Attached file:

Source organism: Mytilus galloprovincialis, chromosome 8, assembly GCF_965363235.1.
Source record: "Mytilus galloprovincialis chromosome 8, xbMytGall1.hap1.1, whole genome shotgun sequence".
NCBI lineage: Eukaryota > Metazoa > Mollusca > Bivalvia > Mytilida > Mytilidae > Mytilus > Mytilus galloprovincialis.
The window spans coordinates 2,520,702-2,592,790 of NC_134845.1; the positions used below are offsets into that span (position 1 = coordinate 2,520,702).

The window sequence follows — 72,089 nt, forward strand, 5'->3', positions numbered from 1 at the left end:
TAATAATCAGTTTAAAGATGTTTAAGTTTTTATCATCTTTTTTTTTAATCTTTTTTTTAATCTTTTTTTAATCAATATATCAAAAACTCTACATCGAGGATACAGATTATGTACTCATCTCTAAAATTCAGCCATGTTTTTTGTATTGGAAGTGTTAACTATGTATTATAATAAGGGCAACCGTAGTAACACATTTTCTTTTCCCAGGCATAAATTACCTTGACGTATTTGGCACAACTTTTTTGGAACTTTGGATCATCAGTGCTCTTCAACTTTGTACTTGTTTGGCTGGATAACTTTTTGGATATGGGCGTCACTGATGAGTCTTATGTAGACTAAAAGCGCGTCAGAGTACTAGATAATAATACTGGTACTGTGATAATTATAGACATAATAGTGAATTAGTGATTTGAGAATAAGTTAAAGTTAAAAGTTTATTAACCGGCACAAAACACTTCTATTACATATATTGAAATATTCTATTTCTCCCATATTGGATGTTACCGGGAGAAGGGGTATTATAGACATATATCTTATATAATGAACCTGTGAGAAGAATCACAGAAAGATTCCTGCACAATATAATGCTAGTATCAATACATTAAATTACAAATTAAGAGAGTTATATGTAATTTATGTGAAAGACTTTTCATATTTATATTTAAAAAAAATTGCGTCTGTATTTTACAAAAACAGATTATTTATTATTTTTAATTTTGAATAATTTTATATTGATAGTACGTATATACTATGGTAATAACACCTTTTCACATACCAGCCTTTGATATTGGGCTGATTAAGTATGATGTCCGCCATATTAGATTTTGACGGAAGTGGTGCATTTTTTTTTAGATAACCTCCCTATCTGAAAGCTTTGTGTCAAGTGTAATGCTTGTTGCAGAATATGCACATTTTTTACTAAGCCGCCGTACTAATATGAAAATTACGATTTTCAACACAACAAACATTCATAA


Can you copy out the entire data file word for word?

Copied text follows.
Source organism: Mytilus galloprovincialis, chromosome 8, assembly GCF_965363235.1.
Source record: "Mytilus galloprovincialis chromosome 8, xbMytGall1.hap1.1, whole genome shotgun sequence".
NCBI lineage: Eukaryota > Metazoa > Mollusca > Bivalvia > Mytilida > Mytilidae > Mytilus > Mytilus galloprovincialis.
The window spans coordinates 2,520,702-2,592,790 of NC_134845.1; the positions used below are offsets into that span (position 1 = coordinate 2,520,702).

The window sequence follows — 72,089 nt, forward strand, 5'->3', positions numbered from 1 at the left end:
TAATAATCAGTTTAAAGATGTTTAAGTTTTTATCATCTTTTTTTTTAATCTTTTTTTTAATCTTTTTTTAATCAATATATCAAAAACTCTACATCGAGGATACAGATTATGTACTCATCTCTAAAATTCAGCCATGTTTTTTGTATTGGAAGTGTTAACTATGTATTATAATAAGGGCAACCGTAGTAACACATTTTCTTTTCCCAGGCATAAATTACCTTGACGTATTTGGCACAACTTTTTTGGAACTTTGGATCATCAGTGCTCTTCAACTTTGTACTTGTTTGGCTGGATAACTTTTTGGATATGGGCGTCACTGATGAGTCTTATGTAGACTAAAAGCGCGTCAGAGTACTAGATAATAATACTGGTACTGTGATAATTATAGACATAATAGTGAATTAGTGATTTGAGAATAAGTTAAAGTTAAAAGTTTATTAACCGGCACAAAACACTTCTATTACATATATTGAAATATTCTATTTCTCCCATATTGGATGTTACCGGGAGAAGGGGTATTATAGACATATATCTTATATAATGAACCTGTGAGAAGAATCACAGAAAGATTCCTGCACAATATAATGCTAGTATCAATACATTAAATTACAAATTAAGAGAGTTATATGTAATTTATGTGAAAGACTTTTCATATTTATATTTAAAAAAAATTGCGTCTGTATTTTACAAAAACAGATTATTTATTATTTTTAATTTTGAATAATTTTATATTGATAGTACGTATATACTATGGTAATAACACCTTTTCACATACCAGCCTTTGATATTGGGCTGATTAAGTATGATGTCCGCCATATTAGATTTTGACGGAAGTGGTGCATTTTTTTTTAGATAACCTCCCTATCTGAAAGCTTTGTGTCAAGTGTAATGCTTGTTGCAGAATATGCACATTTTTTACTAAGCCGCCGTACTAATATGAAAATTACGATTTTCAACACAACAAACATTCATAA